With our background in family therapy, it is not surprising that members of BRIEF have long been involved in work, often in partnership with local authority social workers, to help prevent the accommodation of young people away from their families. It is also hardly surprising that in nearly 25 years of running courses, solution focused training for this particular field of work has been a constant demand. Yet, it could be argued that this is an area where precisely a problem focused approach should be employed. After all, where there is potential family breakdown it makes sense to want to explore not just what has gone wrong but particularly why it has gone wrong. The family is damaged in some way and needs repair. The solution focused approach, with its focus on hopes for the future, successes, resources and strengths, could seem akin to whistling in the wind when faced with families being wrenched apart with arguing and fighting.
The evidence for the success of Solution Focused Brief Therapy is now well established – see, for example, the recent comprehensive overview by Gingerich and Peterson, Effectiveness of Solution-Focused Brief Therapy: a systematic qualitative review of controlled outcome studies (in Research on Social Work Practice, 2013) – but it is not always easy, when asked ‘does it work with X?’, to point to research in relation to specific problems, and the same applies with the prevention of young people coming into care. One can at least point to local projects that are getting excellent results. For example, there is a major initiative in Essex County Council that started in early 2012. There, the Intensive Family Support Service in the Divisional-Based Intervention Teams (D-BIT), under the inspired leadership of Sue Lancaster and basing its work on solution focused practice, is having a major impact on reducing the numbers of young people requiring reception into care. BRIEF is proud to be associated with the work of these teams – even if it is from the sidelines as trainers!
It is also a great pleasure to revisit the Ofsted (the Office for Standards in Education, Children’s Services and Skills in England) publication Edging Away From Care – how services successfully prevent young people entering care (published October 2011). This document should be essential reading for anyone who works with young people because, in my opinion, what is reported goes to the heart of good practice in any setting. It shows, to quote, “how services in 11 local authorities helped to change the lives of young people at risk of entering care for the better. It identifies the successful intervention services seen by inspectors during the survey and considers what young people, their families and the managers and professionals interviewed explained as the main factors that contributed to effective help” (p4). People with a solution focused outlook would immediately sit up straighter at this point. What, a government report that is about successful work and not about what has gone wrong?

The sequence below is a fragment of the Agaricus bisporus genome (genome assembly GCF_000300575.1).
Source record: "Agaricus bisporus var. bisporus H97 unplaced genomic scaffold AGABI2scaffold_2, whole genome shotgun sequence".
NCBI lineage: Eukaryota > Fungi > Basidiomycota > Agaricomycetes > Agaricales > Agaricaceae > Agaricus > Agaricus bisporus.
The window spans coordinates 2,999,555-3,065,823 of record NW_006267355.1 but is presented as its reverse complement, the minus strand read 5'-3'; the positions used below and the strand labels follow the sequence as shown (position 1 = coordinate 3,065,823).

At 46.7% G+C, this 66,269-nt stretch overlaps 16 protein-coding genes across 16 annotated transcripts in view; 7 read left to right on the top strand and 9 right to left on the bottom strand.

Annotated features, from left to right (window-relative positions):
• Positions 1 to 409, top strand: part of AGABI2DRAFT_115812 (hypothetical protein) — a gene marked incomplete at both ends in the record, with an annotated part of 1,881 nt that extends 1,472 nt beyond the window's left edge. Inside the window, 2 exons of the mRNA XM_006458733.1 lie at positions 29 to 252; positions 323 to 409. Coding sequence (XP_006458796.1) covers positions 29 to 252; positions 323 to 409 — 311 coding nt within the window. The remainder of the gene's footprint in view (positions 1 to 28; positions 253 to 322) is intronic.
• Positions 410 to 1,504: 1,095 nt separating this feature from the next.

To do the report justice would mean to simply copy it – or the reader can read it for themselves at http://www.ofsted.gov.uk/resources/edging-away-care-how-services-successfully-prevent-young-people-entering-care. Here I will endeavour to extract only the parts that most directly connect with solution focused practice, and I highlight particular phrases and sentences in italics for emphasis, and add a few comments.
From the young people and families interviewed the overriding message was that it was the quality of the professional involved, significantly the key professional, which was the crucial factor in helping to achieve success. These key professionals had a range of backgrounds and qualifications including social work, youth offending, nursing or psychology. They persevered with families who often did not want to engage with them. They were described as persistent, reliable, open and honest, which included being absolutely straight about what needed to change. They enabled the families to see that they had strengths and that change was possible. (p4)
So far, so predictable. This is something that research is coming to show in therapy and counselling as well, that who does the work may be as important as what is done. Workers bring particular qualities and skills to their work, and to the relationships they develop with clients, and what the portion highlighted shows is that an optimistic attitude – allied to a robust position (“being absolutely straight about what needed to change”) – can have far-reaching effects. Later we are told that
Evidence from those interviewed indicated that the most crucial factor in successfully preventing young people from entering care was the ability of the key workers to engage with the young person and their family to help them see that positive change was achievable. (p6)
Interestingly, the report is alert to the accusation that a purely positive approach is being fostered:
In families where confidence and self-esteem were low because of a range of difficulties, keeping a focus on their strengths and positive features was extremely important. This was a view shared by young people and their families as well as professionals. This was very different to the rule of optimism that Dingwall et al* described as a potentially dangerous factor in child protection work, in that progress against agreed targets was being continuously monitored; these were families who demonstrated that they could, with the right encouragement and support, make sustained changes which would impact positively on the lives of all family members. One manager explained, ‘We can become so focused on problems we forget there are positives. [Having the] ability to identify these gives us a more positive, common position to move forward from.’ For many families this was critical in enabling them to believe in themselves and sustain the changes after support services ceased involvement. (p25) *R Dingwall, J Eekalaar and T Murray (1995, 2nd ed), The Protection of Children: State Intervention and Family Life, Oxford: Blackwell.